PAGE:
Simply put: "I'm only taking left turns with my car. I think I could preserve the wheels on the right and simply take them off. That's a good idea, right?" ... no. Make sure your computer has decent cooling and leave it as it is.

And that other post of not seeing a difference between the look of integrated low end grahics versus a decent GPU: really?

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Posted (edited)

@Derek Torvalar
I never overclock. It doesn't interest me and It can just be too hot here in summer.
I also have some huge CPU fan thingy that came in the box of parts we ordered. I didn't order it lol. (thx bro).
I don't know how it goes on and surely it would need a support bracket.
The only thing I would add is I save and save and work my guts out for my PC's. 

Cooler13_2cac28a60f126a7e6e22fb07b81351be_1484726268.jpg

Edited by Maryanne Solo

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Thanks to those who posted answers to my queries.

Both you cite heat related issues concerning your CPUs. Heat is the killer of course in both GPU and CPU speeds. I am going to assume both are using air cooling, so maybe switching to a water cooling system for your CPU can be an inexpensive way to keep temps down. I got a 9900K last year and that runs very hot comparatively speaking but I still manage to keep temps under 60C despite OCed to 5.2 Ghz, even in summer. Jennifer, software OCing is fine if you are uncomfortable doing it manually but does not usually yield the best results. 

Both GPUs are the EVGA Hybrid version as well and OCed to 2150 and again never see temps go above 50C. Making a conversion of the GPU is a little more trouble but as GPU speed isn't as critical for SL it may not really be worthwhile anyway.

However, SL is gonna be what it always has been. Any minor attempts at corrections to improve it are really going to have negligible effects I think.

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The days of stable desktop monster CPU overclocks are long gone.

Get a good cooler, AIO if you're wanting to be fancy, then leave it alone.

At best you're going to eak out a couple extra percent CPU speed, and then the scheduler will laugh in your face and put SL on the slowest coolest core.

If you're really really determined to go ham, play with your memory speed, it's way more important.

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23 minutes ago, CoffeeDujour said:

The days of stable desktop monster CPU overclocks are long gone.

Get a good cooler, AIO if you're wanting to be fancy, then leave it alone.

At best you're going to eak out a couple extra percent CPU speed, and then the scheduler will laugh in your face and put SL on the slowest coolest core.

If you're really really determined to go ham, play with your memory speed, it's way more important.

Yep got that covered too. 32GB 4000. But that is stock speed haven't really had the need to push it yet.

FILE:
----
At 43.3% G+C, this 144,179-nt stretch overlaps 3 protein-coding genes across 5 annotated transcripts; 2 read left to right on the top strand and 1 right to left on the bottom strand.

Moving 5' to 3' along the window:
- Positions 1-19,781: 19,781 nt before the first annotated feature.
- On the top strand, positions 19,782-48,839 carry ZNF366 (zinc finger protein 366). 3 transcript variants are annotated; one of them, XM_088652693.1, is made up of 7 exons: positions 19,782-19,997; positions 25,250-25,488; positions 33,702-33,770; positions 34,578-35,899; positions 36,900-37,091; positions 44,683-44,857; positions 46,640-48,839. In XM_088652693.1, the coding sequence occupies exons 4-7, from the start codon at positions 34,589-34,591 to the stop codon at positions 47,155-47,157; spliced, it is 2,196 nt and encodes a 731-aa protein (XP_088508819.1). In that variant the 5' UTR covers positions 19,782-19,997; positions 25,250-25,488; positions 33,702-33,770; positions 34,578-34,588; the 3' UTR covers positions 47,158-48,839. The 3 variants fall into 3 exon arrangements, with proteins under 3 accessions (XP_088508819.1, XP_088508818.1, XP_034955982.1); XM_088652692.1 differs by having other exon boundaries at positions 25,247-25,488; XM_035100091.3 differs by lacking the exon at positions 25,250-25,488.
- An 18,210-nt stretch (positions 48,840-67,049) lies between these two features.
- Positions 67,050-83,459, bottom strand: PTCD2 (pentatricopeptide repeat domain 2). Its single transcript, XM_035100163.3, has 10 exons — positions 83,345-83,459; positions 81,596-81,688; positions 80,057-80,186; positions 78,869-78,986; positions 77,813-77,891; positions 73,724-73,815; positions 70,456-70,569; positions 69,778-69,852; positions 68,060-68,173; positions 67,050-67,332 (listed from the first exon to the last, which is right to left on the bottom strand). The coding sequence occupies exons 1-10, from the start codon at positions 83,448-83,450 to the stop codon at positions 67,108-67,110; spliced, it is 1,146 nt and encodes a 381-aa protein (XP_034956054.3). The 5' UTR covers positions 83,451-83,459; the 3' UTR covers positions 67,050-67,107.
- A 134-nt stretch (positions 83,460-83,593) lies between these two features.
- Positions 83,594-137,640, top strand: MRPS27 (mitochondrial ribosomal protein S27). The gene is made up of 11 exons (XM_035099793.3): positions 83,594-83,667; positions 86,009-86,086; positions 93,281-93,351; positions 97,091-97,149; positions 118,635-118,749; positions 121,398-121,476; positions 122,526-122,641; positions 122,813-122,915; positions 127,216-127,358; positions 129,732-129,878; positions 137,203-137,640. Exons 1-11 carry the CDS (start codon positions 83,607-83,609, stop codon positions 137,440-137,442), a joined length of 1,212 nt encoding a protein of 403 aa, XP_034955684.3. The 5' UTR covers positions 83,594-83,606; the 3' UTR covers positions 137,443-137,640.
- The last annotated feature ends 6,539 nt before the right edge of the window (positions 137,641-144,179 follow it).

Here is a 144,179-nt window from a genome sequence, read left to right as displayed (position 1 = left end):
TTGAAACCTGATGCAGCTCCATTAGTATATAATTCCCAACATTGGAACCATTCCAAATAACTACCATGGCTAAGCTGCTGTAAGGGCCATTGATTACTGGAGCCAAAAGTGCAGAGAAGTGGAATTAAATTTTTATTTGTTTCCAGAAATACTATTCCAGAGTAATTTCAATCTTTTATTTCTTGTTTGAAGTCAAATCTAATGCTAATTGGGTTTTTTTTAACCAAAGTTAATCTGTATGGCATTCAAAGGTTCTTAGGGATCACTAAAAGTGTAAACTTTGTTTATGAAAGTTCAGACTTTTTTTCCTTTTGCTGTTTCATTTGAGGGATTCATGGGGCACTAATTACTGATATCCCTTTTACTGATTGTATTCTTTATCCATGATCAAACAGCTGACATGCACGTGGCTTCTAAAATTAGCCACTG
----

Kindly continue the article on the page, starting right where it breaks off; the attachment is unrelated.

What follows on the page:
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Posted (edited)
On 4/20/2020 at 5:06 PM, Sassy Kenin said:

AMD RX 5700XT and Ryzen 2700X with 32GB Ram..Region with most prims used but no people around 190FPS add 20 people it would be around 80FPS...Both on Max Settings..Everything still looks the same if i was to use an I5 with just  integrated graphics just FPS would go down for me.

What monitor re*****ion are you using?

ETA: Why does the forum software not want me to say the word that sounds like REZ-O-LOO-SHUN?

Let me rephrase. What is the product of the number of vertical pixels and the number of horizontal pixels on your monitor?

Edited by Jennifer Boyle
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Likely something sane - like 1920x1080 or lower.

Even if using a higher resolution, you should not be running Second Life at much above that - meaning if you've got a 4k monitor, run it windowed at 1920x1080.

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We have a new example of LL's misguided priorities:EEP is Out! Introducing the Environmental Enhancement Project

I need better performance a lot more than I need that. Yes, it is really nice. Yes, I would absolutely love that they did it, IF SL PERFORMED DECENTLY WITH THE FEATURES IT ALREADY HAD.

Why do they keep adding bells and whistles instead of giving us better performance?

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Posted (edited)

Could a viewer -- not necessarily a Linden viewer -- find its own performance bottlenecks while running and basically critique a configuration? The goal would be to suggest simplistic but actionable stuff such as:

  • "Add more RAM to boost average speed by 10% until you need to upgrade your GPU for further gains," or
  • "Improve the network to speed texture downloads before any rendering improvements will be noticeable."

The idea would be to go beyond static configuration analysis [*] to also take into account a specific session's actual dynamic usage (is the user frequenting high rendering complexity environments, or places with simple geometry but textures that never load, or real-time motion updates, or... whatever differs across sessions and users.

There used to be several little colored performance indicators in the menubar... maybe some viewer still has them, but it must have been ages since I had them enabled... were they sampling data that could be useful for something like this?

[* ETA: Such "static configuration analysis" might be a starting point. Why don't we have that at least, based on some "normal" usage profile?]

Edited by Qie Niangao